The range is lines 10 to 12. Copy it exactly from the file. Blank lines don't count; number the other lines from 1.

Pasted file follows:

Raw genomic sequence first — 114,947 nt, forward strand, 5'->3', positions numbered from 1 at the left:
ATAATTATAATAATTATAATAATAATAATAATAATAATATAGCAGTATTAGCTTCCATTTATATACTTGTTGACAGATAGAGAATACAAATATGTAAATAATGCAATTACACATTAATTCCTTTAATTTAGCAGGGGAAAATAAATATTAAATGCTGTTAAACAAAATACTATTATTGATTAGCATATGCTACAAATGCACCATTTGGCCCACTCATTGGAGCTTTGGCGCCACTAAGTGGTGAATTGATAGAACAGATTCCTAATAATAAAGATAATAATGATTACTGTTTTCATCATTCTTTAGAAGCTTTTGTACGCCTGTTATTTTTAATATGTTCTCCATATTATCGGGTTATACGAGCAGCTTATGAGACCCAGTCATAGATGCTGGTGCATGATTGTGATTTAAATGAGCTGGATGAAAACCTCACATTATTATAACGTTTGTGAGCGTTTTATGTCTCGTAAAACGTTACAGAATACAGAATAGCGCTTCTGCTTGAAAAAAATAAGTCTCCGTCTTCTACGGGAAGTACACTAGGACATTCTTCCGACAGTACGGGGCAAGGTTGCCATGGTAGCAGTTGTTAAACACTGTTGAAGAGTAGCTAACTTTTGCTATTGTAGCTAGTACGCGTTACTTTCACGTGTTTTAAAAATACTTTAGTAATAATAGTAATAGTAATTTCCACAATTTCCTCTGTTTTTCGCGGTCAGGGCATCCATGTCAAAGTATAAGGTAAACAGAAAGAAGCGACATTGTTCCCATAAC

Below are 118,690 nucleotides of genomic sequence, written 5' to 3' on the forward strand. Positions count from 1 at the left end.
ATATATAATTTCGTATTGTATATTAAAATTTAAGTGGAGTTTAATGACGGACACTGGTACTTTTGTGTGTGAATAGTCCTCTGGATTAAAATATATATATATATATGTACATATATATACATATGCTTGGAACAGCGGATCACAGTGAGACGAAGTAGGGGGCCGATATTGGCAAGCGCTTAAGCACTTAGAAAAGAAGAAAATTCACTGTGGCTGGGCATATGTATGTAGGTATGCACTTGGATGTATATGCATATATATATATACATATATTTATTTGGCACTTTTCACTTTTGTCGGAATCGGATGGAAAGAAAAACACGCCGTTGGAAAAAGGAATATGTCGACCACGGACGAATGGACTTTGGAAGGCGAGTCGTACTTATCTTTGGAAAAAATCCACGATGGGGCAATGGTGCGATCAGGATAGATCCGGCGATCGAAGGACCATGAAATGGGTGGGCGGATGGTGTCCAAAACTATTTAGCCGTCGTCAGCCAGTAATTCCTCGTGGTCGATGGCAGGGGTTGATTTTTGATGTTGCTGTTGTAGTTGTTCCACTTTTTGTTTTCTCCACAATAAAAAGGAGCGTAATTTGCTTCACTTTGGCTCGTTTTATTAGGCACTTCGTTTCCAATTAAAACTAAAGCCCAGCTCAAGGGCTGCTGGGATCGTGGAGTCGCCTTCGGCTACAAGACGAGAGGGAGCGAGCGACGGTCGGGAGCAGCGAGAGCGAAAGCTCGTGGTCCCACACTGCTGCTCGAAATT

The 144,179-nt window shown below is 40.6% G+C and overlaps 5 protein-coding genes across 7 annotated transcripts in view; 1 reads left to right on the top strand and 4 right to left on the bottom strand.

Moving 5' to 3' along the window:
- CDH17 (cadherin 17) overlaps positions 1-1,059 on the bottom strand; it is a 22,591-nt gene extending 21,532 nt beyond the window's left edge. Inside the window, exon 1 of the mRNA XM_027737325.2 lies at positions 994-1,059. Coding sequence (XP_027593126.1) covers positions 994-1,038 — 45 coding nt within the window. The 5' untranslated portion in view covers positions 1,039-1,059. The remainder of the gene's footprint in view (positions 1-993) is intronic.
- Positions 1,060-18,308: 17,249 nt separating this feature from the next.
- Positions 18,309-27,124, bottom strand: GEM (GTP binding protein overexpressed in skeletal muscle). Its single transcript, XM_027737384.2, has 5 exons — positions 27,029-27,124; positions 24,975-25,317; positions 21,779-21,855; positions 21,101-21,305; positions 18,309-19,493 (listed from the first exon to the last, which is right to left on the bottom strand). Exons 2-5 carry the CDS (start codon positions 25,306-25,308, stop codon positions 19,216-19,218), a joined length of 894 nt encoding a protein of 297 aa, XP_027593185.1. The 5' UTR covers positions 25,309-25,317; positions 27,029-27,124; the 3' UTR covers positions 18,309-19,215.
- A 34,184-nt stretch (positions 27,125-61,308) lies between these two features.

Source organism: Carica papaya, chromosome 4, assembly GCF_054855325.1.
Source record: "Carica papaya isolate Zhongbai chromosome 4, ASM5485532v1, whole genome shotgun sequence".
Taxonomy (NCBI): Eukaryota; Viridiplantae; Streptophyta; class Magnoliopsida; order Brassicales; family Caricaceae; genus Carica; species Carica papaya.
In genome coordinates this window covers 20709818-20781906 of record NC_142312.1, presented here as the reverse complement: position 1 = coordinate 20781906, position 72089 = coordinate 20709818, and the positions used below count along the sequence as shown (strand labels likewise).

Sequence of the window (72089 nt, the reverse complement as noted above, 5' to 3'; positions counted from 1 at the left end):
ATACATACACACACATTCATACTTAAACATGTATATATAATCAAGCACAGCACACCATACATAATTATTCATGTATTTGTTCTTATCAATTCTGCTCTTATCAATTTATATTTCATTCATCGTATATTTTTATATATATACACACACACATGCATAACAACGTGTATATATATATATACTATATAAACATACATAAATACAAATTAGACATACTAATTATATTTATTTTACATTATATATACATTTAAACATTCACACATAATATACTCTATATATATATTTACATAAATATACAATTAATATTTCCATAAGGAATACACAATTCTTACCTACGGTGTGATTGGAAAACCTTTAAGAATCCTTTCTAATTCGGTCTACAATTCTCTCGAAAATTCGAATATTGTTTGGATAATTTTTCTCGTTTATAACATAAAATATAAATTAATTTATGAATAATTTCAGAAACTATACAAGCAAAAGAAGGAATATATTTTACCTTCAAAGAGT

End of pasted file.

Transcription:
- A 34,184-nt stretch (positions 27,125-61,308) lies between these two features.

Source organism: Carica papaya, chromosome 4, assembly GCF_054855325.1.
Source record: "Carica papaya isolate Zhongbai chromosome 4, ASM5485532v1, whole genome shotgun sequence".